Food and drink
Breakfast (micul dejun) is typically a light meal of bread rolls, butter and jam and an omelette washed down with a coffee (cafea). The most common snacks are bread rings (covrigi), flaky pastries (pateuri) filled with cheese (cu brânză) or meat (cu carne), and a variety of spicy grilled sausages and meatballs such as mici and chiftele. Menus in most restaurants concentrate on grilled meats, or friptura. Cotlet de porc is the common pork chop, while muşchi de vacă is fillet of beef.
Traditional Romanian dishes can be delicious. The best known of these is sarmale – pickled cabbage stuffed with rice, meat and herbs, usually served with sour cream – and tochitură moldovenească, a pork stew, with cheese, mămăligă (polenta) and a fried egg on top. Vegetarians could try asking for caşcaval pane (hard cheese fried in breadcrumbs); ghiveci (mixed fried veg); ardei umpluții (stuffed peppers); or vegetables and salads. Most cafés (cafénea or cofetărie) serve a range of coffee and cakes, as well as ice cream and alcoholic beverages. Coffee, whether cafea naturală (finely ground and brewed Turkish-style), filtru (filtered) or nes (instant), is usually drunk black and sweet; ask for it cu lapte or fără zahăr if you prefer it with milk or without sugar. Cakes and desserts are sweet and sticky, as throughout the Balkans. Romanians also enjoy pancakes (clătite) and pies (plăcintă) with various fillings.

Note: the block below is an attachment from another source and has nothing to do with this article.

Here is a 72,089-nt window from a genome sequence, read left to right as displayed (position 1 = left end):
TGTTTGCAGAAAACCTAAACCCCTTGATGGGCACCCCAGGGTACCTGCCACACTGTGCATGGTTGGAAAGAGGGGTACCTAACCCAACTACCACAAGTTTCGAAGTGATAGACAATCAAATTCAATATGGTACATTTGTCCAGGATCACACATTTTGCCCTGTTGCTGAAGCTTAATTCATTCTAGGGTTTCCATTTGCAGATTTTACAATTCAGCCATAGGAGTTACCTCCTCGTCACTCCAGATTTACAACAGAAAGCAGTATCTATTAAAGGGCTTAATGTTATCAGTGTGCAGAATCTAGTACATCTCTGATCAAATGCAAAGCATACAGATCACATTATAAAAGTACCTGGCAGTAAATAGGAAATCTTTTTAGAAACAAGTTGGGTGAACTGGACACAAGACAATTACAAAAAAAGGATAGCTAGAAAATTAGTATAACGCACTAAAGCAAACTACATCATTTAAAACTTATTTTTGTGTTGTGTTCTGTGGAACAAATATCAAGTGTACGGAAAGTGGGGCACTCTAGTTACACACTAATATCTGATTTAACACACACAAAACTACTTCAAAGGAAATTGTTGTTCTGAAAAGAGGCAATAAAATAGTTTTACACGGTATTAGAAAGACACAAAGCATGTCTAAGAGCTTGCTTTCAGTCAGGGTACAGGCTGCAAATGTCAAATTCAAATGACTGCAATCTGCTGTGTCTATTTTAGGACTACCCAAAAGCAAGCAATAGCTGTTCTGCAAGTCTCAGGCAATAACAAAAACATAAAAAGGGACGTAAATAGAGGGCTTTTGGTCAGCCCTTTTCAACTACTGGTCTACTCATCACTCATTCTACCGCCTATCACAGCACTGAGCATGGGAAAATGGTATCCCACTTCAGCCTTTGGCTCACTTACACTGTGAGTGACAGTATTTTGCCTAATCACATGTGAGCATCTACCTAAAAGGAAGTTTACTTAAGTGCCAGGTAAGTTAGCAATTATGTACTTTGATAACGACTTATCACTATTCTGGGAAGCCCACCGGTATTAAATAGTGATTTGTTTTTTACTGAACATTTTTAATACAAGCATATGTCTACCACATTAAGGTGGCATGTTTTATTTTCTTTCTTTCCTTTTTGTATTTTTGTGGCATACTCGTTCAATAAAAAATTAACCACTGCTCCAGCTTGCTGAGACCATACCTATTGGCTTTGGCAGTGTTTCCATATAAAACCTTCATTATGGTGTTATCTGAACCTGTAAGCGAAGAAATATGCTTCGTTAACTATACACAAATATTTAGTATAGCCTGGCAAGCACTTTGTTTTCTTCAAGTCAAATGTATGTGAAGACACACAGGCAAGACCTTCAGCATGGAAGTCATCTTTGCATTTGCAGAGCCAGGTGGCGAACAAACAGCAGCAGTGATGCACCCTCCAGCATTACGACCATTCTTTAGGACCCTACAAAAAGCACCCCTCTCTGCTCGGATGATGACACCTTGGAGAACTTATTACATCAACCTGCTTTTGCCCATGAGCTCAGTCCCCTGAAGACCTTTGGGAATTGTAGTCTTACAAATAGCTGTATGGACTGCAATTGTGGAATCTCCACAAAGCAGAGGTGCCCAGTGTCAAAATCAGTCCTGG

Evening drinking takes place in outdoor beer gardens, cramas (beer cellars), restaurants, and in a growing number of Western-style cafés and bars. Try țuică, a powerful plum brandy taken neat; in rural areas, it is home-made and often twice distilled to yield fearsomely strong palincă. Most beer (bere) is German-style lager. Romania’s best wines are Grasa and Feteasca Neagră, and the sweet dessert wines of Murfatlar.
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